A couple of unrelated happenings this week lead to this column.

This week, a relative, Donna, sent an old photograph with an inquiry: did I know one of the people in the photo?

north of Valley City ND circa 1940, a group from the St. Mary’s community. Note the two on horseback.

As is quite typical with old photos, this one didn’t have a date or names written on the back.  I could help: I identified my Aunt Mary, and Uncle Bernard, and Mary’s sister, my Aunt Florence.  I suspected the photo was probably about 1940, the year I was born.  My cousin, Mary, from the larger family, added a little bit to the conversation the same day.  “Yes that is my mom [and dad, Florence and Bernard].  That picture was taken down by the creek that was below Uncle Hugo’s farm. Now that creek is Lake Ashtabula.  Mom said they had so much fun down there.  My Dad sure had a head of hair.  Mom and Dad were married in [19]43. So you’re pretty accurate.

(For non-family, the popular Lake Ashtabula, a part of the Sheyenne River dammed in about 1950, is perhaps a dozen miles north of Valley City ND, and the persons pictured probably mostly lived in the area around the nearby St. Mary’s Church in rural Dazey.)

There are lots of family stories and transferrable memories in that picture from 80 years or so ago.  Few if any of those in the picture likely are still alive, but have left behind parts of themselves in their descendants and in other ways.  All of them were survivors of the Great Depression, just ending; and if I’m right, this picture was taken right before WWII, which also impacted on all of them.

In sundry ways, folks like them were my generations teachers in life…we watched….  Because of them, we became what we are.


At the time the photo  crossed my screen, I was in the process of updating my address list, which I still keep in paper form, and which I last updated six years ago.  As you might imagine, there were lots of scratch outs and additions – changes of all sorts.

In this particular revision I made special note of a cadre of people I met after retirement – people who had influenced me in my chosen post-retirement avocation, peace and justice work.  Many of these were part of the Minnesota Alliance of Peacemakers; all of them phenomenal role models.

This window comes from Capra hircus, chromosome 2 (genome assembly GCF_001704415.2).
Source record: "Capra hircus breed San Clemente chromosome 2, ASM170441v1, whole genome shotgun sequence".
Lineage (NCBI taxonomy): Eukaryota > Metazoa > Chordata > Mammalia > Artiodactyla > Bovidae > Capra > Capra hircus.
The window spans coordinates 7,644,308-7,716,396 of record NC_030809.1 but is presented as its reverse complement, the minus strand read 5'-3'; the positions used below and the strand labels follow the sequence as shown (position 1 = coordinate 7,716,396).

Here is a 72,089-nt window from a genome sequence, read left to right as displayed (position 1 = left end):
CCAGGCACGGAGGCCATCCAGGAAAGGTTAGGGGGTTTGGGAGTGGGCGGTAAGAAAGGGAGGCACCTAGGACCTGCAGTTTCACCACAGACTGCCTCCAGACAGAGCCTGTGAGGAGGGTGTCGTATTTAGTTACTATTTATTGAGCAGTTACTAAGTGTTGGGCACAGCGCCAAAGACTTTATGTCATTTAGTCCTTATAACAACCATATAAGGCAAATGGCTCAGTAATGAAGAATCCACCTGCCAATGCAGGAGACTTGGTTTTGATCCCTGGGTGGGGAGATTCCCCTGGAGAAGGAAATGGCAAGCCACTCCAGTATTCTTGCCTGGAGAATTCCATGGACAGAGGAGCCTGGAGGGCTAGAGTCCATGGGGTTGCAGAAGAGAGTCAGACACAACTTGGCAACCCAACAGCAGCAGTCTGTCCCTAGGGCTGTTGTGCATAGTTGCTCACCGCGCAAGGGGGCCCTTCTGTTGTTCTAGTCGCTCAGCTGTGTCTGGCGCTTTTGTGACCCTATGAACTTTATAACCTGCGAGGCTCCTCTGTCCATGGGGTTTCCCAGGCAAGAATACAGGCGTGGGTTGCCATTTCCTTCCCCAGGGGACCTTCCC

Here are some of those heroes of the past 20 years, non-family people who were my mentors, who have passed on between 2015 and today. There have been others, not listed here, because they died before this list was generated, but the point is that these were people who influenced me, whether or not they knew it,  at the time.  Heroes.  Thanks to all of them.  Probably, they are not known to you, as are the people in the photo, but certainly they are known to me. These were only a portion of those from a single segment of my life; all in the time period after I retired in 2000.  Amazing people, all of them.  Just a sample, crossed off of my address list, but not my memory.

Burt Berlowe

Rosa Bogar

Freda Ellis

Lynn Elling

Hank Garwick

Mary Rose Goetz

Bob Heberle

Don Irish

Mary Lou Nelson

Joseph Schwartzberg

Mary White

Wayne Wittman

Who are your heroes, the men and women who shaped who you are?

3 replies
  1. Jermitt Krage
    Jermitt Krage says:

    Early in my life, I had several hero’s. The top of the list was my mom and dad, the dad that raised me. They survived the depression of the thirties and raised four children. All four of us graduated from high school and college even though we lived in a three room, plus a pantry house. While in high school, my hero’s were my coach, Buddy Hurin, my moms brother Ernest Jasmer and my dads nephew Willis Krage. Earnest because he was like a second father to me, and always telling me “I love you, Jermitt” whenever leaving for his own home. Willis, because he took me under his wing as a friend and an athlete.
    As an adult, I continue to rely on friends who were in many ways, my hero’s. With their help and encouragement, I feel I had a wonderful like. I hope I have given back some to others. I am eternally grateful to all of them, including my friend Dick Bernard.

  2. Larry Johnson
    Larry Johnson says:

    HEROES –

    My 3rd grade teacher, Mrs. Groh
    Dr. Harry Skornia, the peace activist/broadcast reformer who was founder of PBS, but is virtually unknown to most people
    Mulford Sibley
    Dr. Karen Olness early Children’s Hospital, and her husband Hakon Torjesen
    George Gerbner, former Dean of Annanberg, and founder of CEM (Cultural Environment Movement)
    Marieli Rowe, long time director of National Telemedia Council, oldest media literacy organization in country
    Franz Jagerstatter
    and more, I’m sure

  3. Jane Peck
    Jane Peck says:

    Dick, you are one of my heroes! Your dedication to recordIng and sharing history keeps me inspired to do the same. Thank you.


Leave a Reply

Want to join the discussion?
Feel free to contribute!

Leave a Reply

Your email address will not be published. Required fields are marked *

This site uses Akismet to reduce spam. Learn how your comment data is processed.